The accidental launching of a Hsiung Feng III supersonic anti-ship missile by the navy has caused an uproar in Taiwanese society. It has also thrown a new variable into the cross-strait relationship — already in a critical state — and drawn a lot of negative coverage from international media. This is the most serious crisis President Tsai Ing-wen (蔡英文) has had to deal with since taking office.
It has gifted China an easy opportunity to criticize Taiwan and has opened the potential for China to take action against Taiwan.
China might be about to make one or more of the following hostile moves against Taiwan to intimidate Tsai and force her government to capitulate over the so-called “1992 consensus.”
First, Beijing might decide to comprehensively expand and give a high priority to its monitoring operations of Taiwan. The erroneously launched missile landed in waters surrounding Penghu County’s Dongji Island (東吉嶼). Despite landing some distance from Xiamen, in China’s Fujian Province, the missile’s flight path appears to have been aligned straight in the direction of Xiamen and this has frayed nerves and caused anger in Beijing.
China’s Taiwan Affairs Office (TAO) Minister Zhang Zhijun (張志軍) issued a stern rebuke, saying: “This incident is extremely serious, Taiwan must provide an explanation and assume responsibility for the missile launch.”
The statement shows that Beijing is enraged and extremely unhappy over the incident. The missile was fired on the day that China was celebrating the Chinese Communist Party’s 95th anniversary, and the incident has added to the anger within Chinese government circles and among the wider Chinese public.
Therefore, China might decide to comprehensively expand its monitoring operations to cover all of the Taiwan Strait, including Taiwanese-controlled waters. Beijing would be motivated to do this to uphold security, intimidate and send a warning to Taiwan and also to prevent a repeat of the incident and quell the anger felt by its citizens.
Second, China might seek to realign and increase military deployments. Both Chinese officials and the wider public have worked themselves up into a frenzy over the accidental missile launch.
To prevent and contain any further perceived military provocations against China, Beijing might decide to step up its military deployments so that its armed forces are ready to respond to any surprise attacks or developing security threats. It might be conjectured that China will move to strengthen and enhance its military deployments along its southeastern shores — to guard against aggression from Taiwan — in addition to the East and South China sea shores to prevent an attack from either a large power or a small nation.
Beijing might also decide to increase the number of high-precision weapons systems, observation and communication posts, radar cover and reconnaissance operations in the region.
Third, China might decide to exert more pressure on Taiwan since the missile incident has provided Beijing with the ideal opportunity to ratchet up pressure and intimidate the Tsai administration.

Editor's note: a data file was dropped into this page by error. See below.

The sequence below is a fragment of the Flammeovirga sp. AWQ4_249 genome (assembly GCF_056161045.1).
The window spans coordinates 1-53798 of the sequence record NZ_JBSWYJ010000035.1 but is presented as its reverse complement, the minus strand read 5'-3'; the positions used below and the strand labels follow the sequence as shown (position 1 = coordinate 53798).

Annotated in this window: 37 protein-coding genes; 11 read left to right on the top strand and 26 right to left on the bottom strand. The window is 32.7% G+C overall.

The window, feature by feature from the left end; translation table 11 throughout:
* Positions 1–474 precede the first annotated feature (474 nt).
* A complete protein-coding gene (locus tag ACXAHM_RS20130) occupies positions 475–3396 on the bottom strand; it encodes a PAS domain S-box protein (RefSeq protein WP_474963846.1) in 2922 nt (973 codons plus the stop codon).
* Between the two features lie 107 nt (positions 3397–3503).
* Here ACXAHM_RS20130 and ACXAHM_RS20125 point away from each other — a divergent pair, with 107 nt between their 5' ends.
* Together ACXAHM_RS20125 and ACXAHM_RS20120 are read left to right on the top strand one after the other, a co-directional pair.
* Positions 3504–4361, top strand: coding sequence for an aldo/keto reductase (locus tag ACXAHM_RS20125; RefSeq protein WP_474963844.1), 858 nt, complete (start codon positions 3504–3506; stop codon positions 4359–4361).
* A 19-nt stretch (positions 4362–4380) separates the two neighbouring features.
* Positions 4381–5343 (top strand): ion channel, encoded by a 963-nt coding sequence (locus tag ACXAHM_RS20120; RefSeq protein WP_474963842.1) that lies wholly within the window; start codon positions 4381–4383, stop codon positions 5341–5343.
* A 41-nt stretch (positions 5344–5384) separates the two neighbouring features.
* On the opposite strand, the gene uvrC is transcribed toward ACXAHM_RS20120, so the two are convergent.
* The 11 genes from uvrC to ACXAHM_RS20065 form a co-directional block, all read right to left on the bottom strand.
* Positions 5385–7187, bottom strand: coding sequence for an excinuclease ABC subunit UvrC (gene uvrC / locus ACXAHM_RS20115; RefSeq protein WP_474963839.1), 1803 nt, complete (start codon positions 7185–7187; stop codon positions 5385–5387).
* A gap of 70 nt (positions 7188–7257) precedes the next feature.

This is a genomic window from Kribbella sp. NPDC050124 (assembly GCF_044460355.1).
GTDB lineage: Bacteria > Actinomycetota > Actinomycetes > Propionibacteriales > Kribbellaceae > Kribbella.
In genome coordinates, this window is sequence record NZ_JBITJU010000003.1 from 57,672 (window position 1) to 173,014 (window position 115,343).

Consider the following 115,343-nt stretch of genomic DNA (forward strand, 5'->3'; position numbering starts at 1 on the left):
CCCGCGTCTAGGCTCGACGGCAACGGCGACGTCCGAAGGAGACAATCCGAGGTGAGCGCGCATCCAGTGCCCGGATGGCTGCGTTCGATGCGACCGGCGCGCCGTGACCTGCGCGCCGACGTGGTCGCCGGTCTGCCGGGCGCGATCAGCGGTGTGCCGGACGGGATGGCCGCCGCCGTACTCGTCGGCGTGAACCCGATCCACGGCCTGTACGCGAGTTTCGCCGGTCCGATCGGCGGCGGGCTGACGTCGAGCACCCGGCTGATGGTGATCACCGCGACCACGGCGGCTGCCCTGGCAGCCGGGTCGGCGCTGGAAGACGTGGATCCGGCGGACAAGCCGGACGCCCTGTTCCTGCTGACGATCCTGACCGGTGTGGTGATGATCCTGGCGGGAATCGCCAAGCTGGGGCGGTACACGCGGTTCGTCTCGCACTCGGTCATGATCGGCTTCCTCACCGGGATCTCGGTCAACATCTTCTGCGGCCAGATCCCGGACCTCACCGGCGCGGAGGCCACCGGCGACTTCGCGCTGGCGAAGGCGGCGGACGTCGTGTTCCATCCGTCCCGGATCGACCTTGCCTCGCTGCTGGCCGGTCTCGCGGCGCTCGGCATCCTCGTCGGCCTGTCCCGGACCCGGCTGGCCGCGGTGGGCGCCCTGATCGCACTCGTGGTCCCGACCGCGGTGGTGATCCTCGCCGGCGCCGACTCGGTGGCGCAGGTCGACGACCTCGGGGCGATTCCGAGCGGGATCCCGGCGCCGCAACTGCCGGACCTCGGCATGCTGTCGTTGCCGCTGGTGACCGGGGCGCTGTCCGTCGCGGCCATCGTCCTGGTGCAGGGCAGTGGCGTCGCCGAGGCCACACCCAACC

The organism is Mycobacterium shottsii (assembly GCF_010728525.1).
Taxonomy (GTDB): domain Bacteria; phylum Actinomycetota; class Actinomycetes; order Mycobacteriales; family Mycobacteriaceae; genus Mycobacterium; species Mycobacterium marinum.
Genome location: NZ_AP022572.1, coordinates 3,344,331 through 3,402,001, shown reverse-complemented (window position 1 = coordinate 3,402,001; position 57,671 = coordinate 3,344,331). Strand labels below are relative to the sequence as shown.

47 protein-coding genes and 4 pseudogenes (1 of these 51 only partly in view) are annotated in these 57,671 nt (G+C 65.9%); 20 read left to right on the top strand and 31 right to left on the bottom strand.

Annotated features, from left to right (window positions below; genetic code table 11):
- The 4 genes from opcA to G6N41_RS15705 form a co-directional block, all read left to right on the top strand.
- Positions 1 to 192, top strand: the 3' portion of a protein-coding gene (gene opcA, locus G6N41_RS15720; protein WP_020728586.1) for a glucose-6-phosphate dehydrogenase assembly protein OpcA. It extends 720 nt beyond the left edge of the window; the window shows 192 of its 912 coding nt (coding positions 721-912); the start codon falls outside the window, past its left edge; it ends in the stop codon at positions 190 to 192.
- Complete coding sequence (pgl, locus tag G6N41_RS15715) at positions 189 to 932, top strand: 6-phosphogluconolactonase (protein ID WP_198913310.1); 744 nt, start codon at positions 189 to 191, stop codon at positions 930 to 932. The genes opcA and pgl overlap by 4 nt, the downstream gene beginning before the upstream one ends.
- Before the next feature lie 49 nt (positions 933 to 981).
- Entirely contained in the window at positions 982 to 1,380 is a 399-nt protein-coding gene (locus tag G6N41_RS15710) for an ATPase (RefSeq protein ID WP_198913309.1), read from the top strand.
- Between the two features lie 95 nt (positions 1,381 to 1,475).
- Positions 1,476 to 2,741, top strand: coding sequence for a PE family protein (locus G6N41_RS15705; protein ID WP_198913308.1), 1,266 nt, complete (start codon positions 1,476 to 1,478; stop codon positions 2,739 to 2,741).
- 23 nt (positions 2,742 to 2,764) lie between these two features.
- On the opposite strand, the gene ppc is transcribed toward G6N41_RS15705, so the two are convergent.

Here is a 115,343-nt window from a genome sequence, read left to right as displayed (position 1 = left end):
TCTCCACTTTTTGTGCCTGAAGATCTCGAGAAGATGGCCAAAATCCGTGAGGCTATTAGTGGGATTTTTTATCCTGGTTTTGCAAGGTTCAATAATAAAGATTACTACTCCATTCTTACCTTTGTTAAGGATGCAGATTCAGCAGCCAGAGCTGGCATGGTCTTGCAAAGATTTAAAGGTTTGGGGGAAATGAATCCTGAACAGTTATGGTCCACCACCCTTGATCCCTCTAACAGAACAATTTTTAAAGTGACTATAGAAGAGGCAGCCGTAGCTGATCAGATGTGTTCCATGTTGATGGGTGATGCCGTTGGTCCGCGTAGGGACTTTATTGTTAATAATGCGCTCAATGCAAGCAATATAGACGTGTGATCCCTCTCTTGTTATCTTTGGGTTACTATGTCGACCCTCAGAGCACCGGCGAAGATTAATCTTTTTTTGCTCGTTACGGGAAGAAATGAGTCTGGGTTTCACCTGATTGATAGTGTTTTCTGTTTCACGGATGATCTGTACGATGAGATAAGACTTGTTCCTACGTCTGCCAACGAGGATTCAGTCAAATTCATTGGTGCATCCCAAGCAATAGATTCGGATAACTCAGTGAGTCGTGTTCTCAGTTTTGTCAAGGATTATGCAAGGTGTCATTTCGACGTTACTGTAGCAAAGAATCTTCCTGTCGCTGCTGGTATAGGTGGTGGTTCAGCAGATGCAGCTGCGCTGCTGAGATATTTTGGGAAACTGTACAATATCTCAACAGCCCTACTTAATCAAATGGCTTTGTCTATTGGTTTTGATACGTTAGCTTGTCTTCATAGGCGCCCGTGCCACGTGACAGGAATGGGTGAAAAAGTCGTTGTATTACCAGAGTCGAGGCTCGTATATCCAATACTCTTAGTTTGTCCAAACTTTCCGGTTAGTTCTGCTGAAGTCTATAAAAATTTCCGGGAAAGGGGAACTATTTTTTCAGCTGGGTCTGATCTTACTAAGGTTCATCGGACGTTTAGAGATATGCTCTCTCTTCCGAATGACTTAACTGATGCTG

Both Zhang and Chinese President Xi Jinping (習近平) have called on Tsai to acknowledge the “1992 consensus” and endorse its “core implications,” otherwise, they said the deadlock over the cross-strait relationship would continue, as would the severance of all official and semi-official communication and negotiations between Taiwan and China.
The TAO has gone further, saying the onus is on Taiwan to restore the relationship.
This incident might be seized by Beijing as an excuse to apply more political pressure on Taiwan, but it might also encourage China’s leaders to indulge their impulses and resolve to use force against Taiwan. Tsai’s administration must make a clear statement to both China and the international community so that the facts of the situation are correctly understood to protect the nation’s security.
Fourth, China might try to manipulate international opinion. Immediately after the incident, Zhang’s statement, the condemnation in Chinese media and the deliberate actions of Chinese netizens — who have used the incident to criticize and malign Taiwan — made it clear that in addition to issuing warnings and threats to Taiwan, China would use any means at its disposal to influence the international community and damage Taiwan’s standing as Beijing tries to manipulate the international media into reporting on the incident and create the false impression that Taiwan’s military forces are badly trained and poorly led, lacking in discipline, corrupt and close to disintegration.
This would be a serious blow to the reputation and capability of Taiwan’s armed forces, and the military must immediately work to restore and improve discipline and training within its units, lest it have a serious impact on any future arms purchases and military cooperation with Taiwan’s allies.
The crisis caused by the accidental missile launch has revealed serious deficiencies within the military and shone a light on threats to Taiwan’s national security. As it always does, Beijing has pounced on the opportunity to make hostile moves against Taiwan.
The task facing the military is to cement the concept of rule of law within military ranks, improve morale, discipline and introduce operation and governance structures based on the rule of law. Only then would Taiwan’s military be able to improve its combat readiness, protect national security and restore public faith in and respect for the military.
Success or failure lies in the hands of the military: It must seriously and carefully get on with the business of reform.
Li Hua-chiu is a researcher with the National Policy Foundation.
Translated by Edward Jones
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